KNOXVILLE — When Derek Dooley took over as the head football coach at Tennessee, he had plenty of problems to fix on the field with a roster thin on talent and short on bodies, partly due to attrition from the turnover of consecutive coaching changes.
As he’s in the early stages of his second year of fixing those problems, Dooley also is focusing heavily on changing the Volunteers off the field.
“I could talk forever about this,” Dooley said Friday after his team spent the afternoon at the Knoxville Police Department’s training facility. “I’ve always felt like we have a responsibility in the community, our football team and how we represent the community, and we’re in a leadership position with young people.”
Before Dooley’s arrival last January as Lane Kiffin’s replacement, the UT football program had developed a negative reputation for its players finding trouble away from the field.
While incidents of that nature may be somewhat inevitable as part of being on a college campus, Dooley has made tangible efforts and taken steps to improve the Vols in that area. He hired former UT defensive back Andre Lott to run the Vol for Life program and attempted to improve the relationship between football players and police officers with events such as last fall’s ride-alongs and Friday’s trip.
“This is under our VFL umbrella — learning more than football and what they teach you in school,” Dooley said. “This is real-life stuff right here. I hope this day right here is going to have an impact on every one of these young people when they get out of here and they’re in another town and they have some encounter and engagement with an authority figure.
“Once you develop that respect, you don’t have the fear, and you certainly know how to act because you appreciate the sensitivity and the pressure of the situation.”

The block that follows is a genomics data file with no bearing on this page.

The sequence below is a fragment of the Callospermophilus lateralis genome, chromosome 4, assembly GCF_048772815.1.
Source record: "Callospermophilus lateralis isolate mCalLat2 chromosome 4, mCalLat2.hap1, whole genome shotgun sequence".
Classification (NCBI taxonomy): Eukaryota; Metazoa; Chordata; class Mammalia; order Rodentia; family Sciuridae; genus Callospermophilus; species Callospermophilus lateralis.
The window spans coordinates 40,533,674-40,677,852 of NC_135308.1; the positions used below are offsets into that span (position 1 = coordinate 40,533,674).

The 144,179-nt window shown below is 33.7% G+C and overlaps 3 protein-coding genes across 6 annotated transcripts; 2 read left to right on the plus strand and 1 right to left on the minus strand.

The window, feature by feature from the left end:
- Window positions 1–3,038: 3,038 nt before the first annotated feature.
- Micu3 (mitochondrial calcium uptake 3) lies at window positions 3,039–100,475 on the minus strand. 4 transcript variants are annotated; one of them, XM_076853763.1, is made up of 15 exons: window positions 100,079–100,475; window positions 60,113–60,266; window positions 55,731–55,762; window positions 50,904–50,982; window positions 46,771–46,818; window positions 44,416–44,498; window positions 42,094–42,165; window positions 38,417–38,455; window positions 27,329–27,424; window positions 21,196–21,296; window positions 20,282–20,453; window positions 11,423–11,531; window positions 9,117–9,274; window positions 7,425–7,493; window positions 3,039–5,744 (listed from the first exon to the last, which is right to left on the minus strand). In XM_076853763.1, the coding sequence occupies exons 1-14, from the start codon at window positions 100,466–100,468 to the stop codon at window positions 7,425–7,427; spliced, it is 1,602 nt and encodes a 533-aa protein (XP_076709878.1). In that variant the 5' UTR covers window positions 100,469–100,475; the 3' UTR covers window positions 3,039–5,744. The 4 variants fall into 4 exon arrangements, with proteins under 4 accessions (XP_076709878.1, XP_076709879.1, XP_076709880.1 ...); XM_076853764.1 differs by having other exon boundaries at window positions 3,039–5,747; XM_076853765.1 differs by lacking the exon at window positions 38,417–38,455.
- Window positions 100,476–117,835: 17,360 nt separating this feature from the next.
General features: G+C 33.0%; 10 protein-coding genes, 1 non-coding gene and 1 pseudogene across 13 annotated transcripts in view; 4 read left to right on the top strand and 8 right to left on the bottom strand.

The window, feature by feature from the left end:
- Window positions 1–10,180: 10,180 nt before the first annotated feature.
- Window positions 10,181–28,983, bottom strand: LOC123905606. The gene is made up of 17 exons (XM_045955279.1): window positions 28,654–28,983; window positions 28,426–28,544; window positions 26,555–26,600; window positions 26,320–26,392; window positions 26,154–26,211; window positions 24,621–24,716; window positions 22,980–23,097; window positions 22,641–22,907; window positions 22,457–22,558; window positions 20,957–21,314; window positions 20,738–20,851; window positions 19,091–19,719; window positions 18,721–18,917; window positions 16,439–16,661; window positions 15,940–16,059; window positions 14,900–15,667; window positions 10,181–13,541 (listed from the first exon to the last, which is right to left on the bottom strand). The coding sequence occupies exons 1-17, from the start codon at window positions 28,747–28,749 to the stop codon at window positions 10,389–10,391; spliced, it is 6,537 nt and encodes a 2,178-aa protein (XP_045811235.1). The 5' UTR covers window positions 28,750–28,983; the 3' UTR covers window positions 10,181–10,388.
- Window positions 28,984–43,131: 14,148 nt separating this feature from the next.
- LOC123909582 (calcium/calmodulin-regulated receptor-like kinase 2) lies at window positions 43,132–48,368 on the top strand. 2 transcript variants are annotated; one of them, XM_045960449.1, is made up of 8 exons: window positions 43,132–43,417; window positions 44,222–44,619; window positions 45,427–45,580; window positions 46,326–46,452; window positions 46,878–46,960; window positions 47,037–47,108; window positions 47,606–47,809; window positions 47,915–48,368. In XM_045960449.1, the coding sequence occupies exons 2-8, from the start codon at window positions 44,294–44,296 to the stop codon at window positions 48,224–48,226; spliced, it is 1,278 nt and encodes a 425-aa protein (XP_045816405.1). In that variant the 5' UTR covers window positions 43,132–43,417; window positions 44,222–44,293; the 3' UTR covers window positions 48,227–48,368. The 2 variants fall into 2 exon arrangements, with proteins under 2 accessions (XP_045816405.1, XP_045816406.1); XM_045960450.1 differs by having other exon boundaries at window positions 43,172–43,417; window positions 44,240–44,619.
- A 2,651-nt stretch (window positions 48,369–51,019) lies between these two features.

Senior tailback Tauren Poole said he never had been a part of an event like Friday’s during his UT career, which spans three coaches and three different systems of discipline.
“There’s good cops, there’s bad cops, there’s good football players and there’s bad football players,” Poole said. “That’s just the way it is. I’m just glad we got to come out here and bond a little bit. Hopefully this will help us not get in so much trouble. Everybody makes their own decisions — it’s the decisions you make that’s going to affect what you do.”
Since the infamous Bar Knoxville brawl last July, two Vols have been arrested: defensive end Jacques Smith in October for simple assault and safety Brent Brewer in February for a domestic assault charge that later was reduced. Smith didn’t miss any playing time and Brewer returned from a five-week suspension to have an excellent spring practice.
The VFL program became a big hit with the 2011 recruiting class, which turned the three-letter acronym into a slogan and source of pride. The program’s basic goal is educating players in topics beyond the field, such as how to handle money and leadership skills.
It’s become a selling point in recruiting and has helped Dooley and his staff identify what prospective recruits might fit best into a program that’s placing more of an emphasis on bringing in players with quality character to go with quality football skills.
“If you’re a young man and that appeals to you,” Dooley said in February, “what does it say about your character? By me selling that program, if a guy, that doesn’t interest him, then I don’t care how good he is, I probably won’t enjoy coaching him, so maybe he should go somewhere else. If I only sold the NFL, there’s a lot of other issues when they come on campus that I’m going to have to deal with that may not be so well.
“When you sell the right stuff, it allows me to know when they come here, everybody understands what I stand for, they understand what the expectations are.”
As the expectations for how much the Vols win on the field under Dooley continue to increase, the standards for behavior and conduct off it are likely to grow as well.
“It’s important to me as a head coach that we develop them as people,” Dooley said in February. “It’s something that is important to me.”
Patrick Brown has been the University of Tennessee beat writer since January 2011. A native of Memphis, Brown graduated from UT in May of 2010 with a bachelor’s degree in Journalism/Electronic Media and worked at the Knoxville News Sentinel for two years on the sports editorial staff and as a freelance contributor. If it’s the NBA, the NFL or SEC football and basketball, he’s probably reading about it or watching it on TV. Contact him ...